We walk through an eerie, graveyard-like, silent city centre to reach Shri Maharaja Hari Singh (SMHS) Hospital. The hospital has a surprisingly low number of patients. The paediatric ward is absolutely empty. Ward number 8, where pellet victims are treated, has only four patients with pellet injuries. “We came here only this morning, they will discharge us by evening,” one of the patients tells us. “They are not keeping pellet-hit people here for too long,” an attendant says.
The government has prevented reporters from gaining real-time access to data and information. “Each day, five to ten patients are brought here,” a paramedic tells us, wishing not to be identified. “Keeping them here for a night or longer attracts attention. The government does not want that,” he explains.
On our way back to the city centre, we run into a researcher who works for the Jammu and Kashmir Coalition of Civil Societies (JKCCS). He doesn’t have access to information either. “Nobody here is ready to talk. We are living under an emergency where anyone can be arrested without charges,” he says, as we keep walking towards Kashmir Press Club.
The derogation of Articles 370 and 35A has only cemented the fears Kashmiris have always grappled with. This fear and anxiety has tricked down even to the children. “Soun parun gou zaaye” (Our studies are of no use now), says a ten-year-old, walking outside the hospital gates with her parents, when she hears our conversation about 370 and 35A. Her fears are not completely unfounded. The abrogation of Article 35A means that non-locals can buy and own property in J & K. This, many argue, is an attempt by the Indian state to change the demographic composition of the place by enabling an overwhelming influx of non-Muslims.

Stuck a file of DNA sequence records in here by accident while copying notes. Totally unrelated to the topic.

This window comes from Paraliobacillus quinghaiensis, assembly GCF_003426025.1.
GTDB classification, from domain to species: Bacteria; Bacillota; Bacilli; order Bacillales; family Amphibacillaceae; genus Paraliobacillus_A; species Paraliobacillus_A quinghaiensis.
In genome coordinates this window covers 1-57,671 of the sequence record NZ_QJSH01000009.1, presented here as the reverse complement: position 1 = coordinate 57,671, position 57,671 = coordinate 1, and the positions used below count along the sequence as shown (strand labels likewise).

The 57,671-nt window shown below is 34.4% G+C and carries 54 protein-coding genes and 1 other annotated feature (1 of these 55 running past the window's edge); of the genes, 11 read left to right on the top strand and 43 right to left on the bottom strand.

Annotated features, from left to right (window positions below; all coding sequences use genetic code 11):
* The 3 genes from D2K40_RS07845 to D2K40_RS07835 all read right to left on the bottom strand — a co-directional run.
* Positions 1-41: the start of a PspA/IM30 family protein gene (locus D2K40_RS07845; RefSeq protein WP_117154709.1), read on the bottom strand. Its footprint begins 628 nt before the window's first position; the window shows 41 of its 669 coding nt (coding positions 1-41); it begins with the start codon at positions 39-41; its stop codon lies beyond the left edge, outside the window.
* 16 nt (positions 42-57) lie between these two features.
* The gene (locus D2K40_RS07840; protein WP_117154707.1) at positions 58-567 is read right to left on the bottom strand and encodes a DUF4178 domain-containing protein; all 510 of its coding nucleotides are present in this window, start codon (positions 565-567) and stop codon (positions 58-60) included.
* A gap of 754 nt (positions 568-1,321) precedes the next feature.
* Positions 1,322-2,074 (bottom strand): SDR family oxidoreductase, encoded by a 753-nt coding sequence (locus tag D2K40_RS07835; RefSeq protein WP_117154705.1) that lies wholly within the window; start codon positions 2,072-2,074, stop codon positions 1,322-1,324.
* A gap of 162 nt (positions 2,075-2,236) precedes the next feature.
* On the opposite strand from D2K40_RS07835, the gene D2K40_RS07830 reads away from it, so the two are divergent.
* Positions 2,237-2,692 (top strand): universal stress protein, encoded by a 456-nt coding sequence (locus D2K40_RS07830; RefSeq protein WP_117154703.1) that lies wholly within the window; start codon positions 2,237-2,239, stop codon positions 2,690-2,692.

We hear people drawing parallels between Israel and India employing similar tactics of repression, state violence and demographic change. “Yath gaschi waen tei, Hindustan banayi waen Israelek paenth yati colony. (This is moving in the same direction. Like Israel does in Palestine, India is now going to have settler colonies here in Kashmir),” a trade union member remarks. There have also been reports of Israeli army contractors possibly being involved in setting up a large surveillance network in Srinagar.
As we continue, we encounter a few civilians walking across the road. They are moving with a strange haste. “Where are you heading?” the researcher asks one of them. “Gobra, majbori chem. Nat kyati nerha ghari.” (Son, I have to attend an emergency. Why else would one leave home these days?) the old man says and keeps walking.
At the Press Club, journalists have just started coming in. We meet several reporters there who tell us about the difficulties of reporting in the present situation. “Downtown is out of bounds for us,” says a reporter who works for a New Delhi-based online portal. “How is the press in India reporting on Kashmir?” another one asks us. “Since the clampdown, I feel I am the most uninformed person around.”